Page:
“I agree with the conclusion of the Academy that Yamuna Kalyani employs both the Ma, but the raga is not the equivalent of Yaman as as stated by Hulugur Krishnachar. Suddha Kalyan is its Northern prototype, which omits Ma and Ni in the ascent and employs Ma1 occasionally. Ga is vadi, Dha is samvadi, meend between PaGa, PaRi, SaNiDha, PaMaGa, Mandhara sanchara is characteristic. Sa Ri Ga Pa Dha Sa – Sa Ni Dha Pa Ma Ga Ri Sa – Ri Ga Dha Pa Ma Ga Ri- Pa Ma2 Ga Ri- Ri Ga Ga Ma1 Ga Ri- Sa Ni Dha – Ri Ga Pa Dha sa Ni Dha Pa – Pa Sa Dha Pa Ma2 Ga. The Kalyani of Venkatamakhi, Ahobala, Pundarikavittala and Locana is just this – a blende of Kalyani & Mohanam. The marriage song when the bride and the bride groom play the ball, the kolattam song “Lokasakshi”, the mettu known as “Indra Sabha” ( see Footnote 2), the Tamil padam “Maruva Oru” are all in this raga. Sri K V S Iyengar remarks that the Syama Shastri’s “Birana Brova”, though now sung in Kalyani was sung in a different way by others. That different way is Yamuna Kalyani.”

K V Ramachandran’s reference is to the older or the archaic Yamuna and not to the Yamuna as redefined by Dikshitar in his “Jambupate”. The melodic contours of Dikshitar’s conception of Yamuna are much different in comparison with the 2 flavors of Suddha Kalyan that Deepak Raja mentions. To analyse a little more, Hindustani Suddha Kalyan is an avaroha pradhana raga with Sa, Ri, Ga and Pa as nyasa svaras, Ni and M2 being used “imperceptibly as a passing note, with PDPs and Prs as the chief uttaranga prayogas. Also the sancaras range from mandhara pancama till Madhya stayi panchama and Ri is the jeeva svara and the raga does not use suddha madhyama at all. On a side note, it is indeed puzzling for me why Sri KVR did not refer to the Dikshitar magnum opus in this lec-dem.

Dikshitar’s Yamuna Kalyani as found in “Jambupate” has Sa, Ga and Pa as the chief nyasa svaras, Ni and Ma figuring prominently with M1 as an alpa prayoga figuring in avarohana passages through the murccana GM1R & Ni is  vakra in aroha passages. Ga and Pa seem to be the amsa svaras with Ri being very weak. The sancaras range from mandhara Pa/Dha to tara sthayi Ga. In fact there is no tradition of singing Dikshitar’s Jambupate in madhyama sruti, while all others including the modern tuned up compositions such as  “Krishna nee begane” and “Bhavayami Gopalabalam” are all sung in madhyama sruti.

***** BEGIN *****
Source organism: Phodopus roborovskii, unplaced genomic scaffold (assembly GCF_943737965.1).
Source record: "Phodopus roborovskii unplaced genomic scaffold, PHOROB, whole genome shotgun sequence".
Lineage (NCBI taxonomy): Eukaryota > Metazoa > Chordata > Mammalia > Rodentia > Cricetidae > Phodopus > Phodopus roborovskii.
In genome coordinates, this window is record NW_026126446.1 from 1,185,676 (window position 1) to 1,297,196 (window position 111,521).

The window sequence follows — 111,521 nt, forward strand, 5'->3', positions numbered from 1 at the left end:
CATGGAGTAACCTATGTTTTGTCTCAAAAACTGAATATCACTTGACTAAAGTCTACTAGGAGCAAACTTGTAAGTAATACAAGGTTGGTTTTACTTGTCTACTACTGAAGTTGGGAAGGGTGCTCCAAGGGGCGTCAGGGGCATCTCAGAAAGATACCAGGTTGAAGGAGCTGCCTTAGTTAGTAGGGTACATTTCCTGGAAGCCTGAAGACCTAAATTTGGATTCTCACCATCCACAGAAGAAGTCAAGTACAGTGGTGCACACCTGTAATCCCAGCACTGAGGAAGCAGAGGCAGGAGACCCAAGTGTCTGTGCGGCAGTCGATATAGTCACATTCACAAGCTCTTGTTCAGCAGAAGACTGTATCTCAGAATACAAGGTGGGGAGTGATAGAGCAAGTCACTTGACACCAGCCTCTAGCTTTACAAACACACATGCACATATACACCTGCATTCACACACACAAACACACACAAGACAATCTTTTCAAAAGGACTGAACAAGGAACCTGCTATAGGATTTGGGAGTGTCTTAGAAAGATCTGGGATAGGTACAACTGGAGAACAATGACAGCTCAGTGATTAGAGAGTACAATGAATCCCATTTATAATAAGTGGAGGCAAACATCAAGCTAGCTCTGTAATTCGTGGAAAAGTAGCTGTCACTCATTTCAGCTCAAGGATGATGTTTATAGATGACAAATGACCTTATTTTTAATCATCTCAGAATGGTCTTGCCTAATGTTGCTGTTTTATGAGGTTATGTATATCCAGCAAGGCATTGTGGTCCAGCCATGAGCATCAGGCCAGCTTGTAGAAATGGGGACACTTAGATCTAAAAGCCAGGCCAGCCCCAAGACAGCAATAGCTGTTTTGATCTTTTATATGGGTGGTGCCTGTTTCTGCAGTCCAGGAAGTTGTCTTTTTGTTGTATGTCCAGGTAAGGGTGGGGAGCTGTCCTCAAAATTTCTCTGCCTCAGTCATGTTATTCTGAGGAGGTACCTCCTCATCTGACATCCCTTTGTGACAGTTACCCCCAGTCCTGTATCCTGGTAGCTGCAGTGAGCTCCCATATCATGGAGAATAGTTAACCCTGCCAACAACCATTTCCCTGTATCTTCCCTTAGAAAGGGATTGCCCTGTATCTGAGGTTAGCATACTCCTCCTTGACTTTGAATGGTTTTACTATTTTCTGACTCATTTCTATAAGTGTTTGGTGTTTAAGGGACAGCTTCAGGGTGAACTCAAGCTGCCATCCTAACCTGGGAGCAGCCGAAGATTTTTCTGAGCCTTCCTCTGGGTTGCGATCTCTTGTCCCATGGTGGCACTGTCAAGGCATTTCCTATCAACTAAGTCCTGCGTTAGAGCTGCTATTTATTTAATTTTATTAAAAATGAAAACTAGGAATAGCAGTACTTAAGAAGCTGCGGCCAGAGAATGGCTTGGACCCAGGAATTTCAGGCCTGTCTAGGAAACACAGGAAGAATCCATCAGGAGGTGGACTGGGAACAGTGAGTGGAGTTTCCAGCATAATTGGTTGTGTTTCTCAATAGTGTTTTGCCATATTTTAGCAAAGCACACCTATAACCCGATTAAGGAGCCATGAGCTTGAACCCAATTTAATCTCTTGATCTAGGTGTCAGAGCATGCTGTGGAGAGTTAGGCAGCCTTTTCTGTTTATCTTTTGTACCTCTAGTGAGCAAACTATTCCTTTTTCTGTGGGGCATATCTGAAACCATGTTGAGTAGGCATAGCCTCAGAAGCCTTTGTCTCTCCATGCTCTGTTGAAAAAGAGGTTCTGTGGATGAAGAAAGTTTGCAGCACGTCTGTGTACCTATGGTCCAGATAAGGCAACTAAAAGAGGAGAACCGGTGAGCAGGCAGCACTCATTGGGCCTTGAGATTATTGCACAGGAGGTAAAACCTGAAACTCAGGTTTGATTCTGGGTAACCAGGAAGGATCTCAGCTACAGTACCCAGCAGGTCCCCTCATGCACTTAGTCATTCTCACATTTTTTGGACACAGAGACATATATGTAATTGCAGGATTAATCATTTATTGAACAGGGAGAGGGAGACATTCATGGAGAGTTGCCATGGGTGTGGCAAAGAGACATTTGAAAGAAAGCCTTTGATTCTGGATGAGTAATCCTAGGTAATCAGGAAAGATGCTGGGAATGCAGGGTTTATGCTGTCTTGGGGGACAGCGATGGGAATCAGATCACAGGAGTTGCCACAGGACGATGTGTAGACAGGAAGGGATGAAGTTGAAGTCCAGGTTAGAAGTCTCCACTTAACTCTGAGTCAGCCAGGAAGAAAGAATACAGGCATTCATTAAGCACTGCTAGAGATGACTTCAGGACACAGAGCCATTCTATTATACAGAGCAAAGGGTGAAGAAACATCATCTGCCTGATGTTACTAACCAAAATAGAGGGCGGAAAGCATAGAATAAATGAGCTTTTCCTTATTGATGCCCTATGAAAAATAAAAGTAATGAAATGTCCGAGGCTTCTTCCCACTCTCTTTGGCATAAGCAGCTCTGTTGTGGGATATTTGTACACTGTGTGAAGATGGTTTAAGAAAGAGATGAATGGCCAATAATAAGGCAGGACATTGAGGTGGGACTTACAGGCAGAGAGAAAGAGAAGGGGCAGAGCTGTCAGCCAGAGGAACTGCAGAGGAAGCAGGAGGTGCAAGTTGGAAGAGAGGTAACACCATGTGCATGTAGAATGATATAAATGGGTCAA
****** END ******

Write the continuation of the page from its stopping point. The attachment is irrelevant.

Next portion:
It’s indeed important to underline this aspect before we move on to Subbarama Dikshitar’s conception of Yamuna Kalyani as evidenced by him compositions namely the Jatisvaram, sancari and the ragamalika.

( To be Continued)

FOOTNOTE 1:

For those who are interested in the historical angle, Vijayaranga Cokkanatha was the grandson as well of the famous Rani (Queen) Mangammal, who valiantly threw tradition out of the window, by refusing to perform ‘sati’ upon the death of her husband. She instead chose to ascend the throne upon the death of her husband to bring up the minor son (Rangakrishna Muthuveera)  , who also died suddenly leaving behind his pregnant wife. Mangammal bore these losses with great fortitude and continued to reign as the sovereign regeant for her grandson Vijayaranga Cokkanatha. Sadly she couldnt prevent her daughter-in law ( wife of Rangakrishna Muthuveera & mother of the new born Vijayaranga Cokkanatha ( the patron king eulogized in this gavai prabandha) from performing Sati after she gave birth to her son. And Mangammal went on to make history, probably on the model of the legendary Rani of Jhansi. The end of the reign of Mangammal circa 1703-04, is shrouded in mystery as she reportedly became a victim of palace intrigues. Prof R Sathianatha Iyer’s ‘History of the Nayaks of Madura” is an original account of this history and readers may well refer to the same.

FOOTNOTE 2:

I am unsure which composition Sri K V Ramachandran refers to starting with the words ‘Indrasabha’. Mahamahopadhyaya U Ve Svaminatha Iyer in his work “Urainadai Noolgal” refers to a padam of Ghanam Krishna Iyer on his patron, the Tanjore King Amarasimha of Madhyarjunam ( Tiruvidaimarudur), which starts with the words “indra sabhai mAdiyil’. Probably the reference may be to this composition.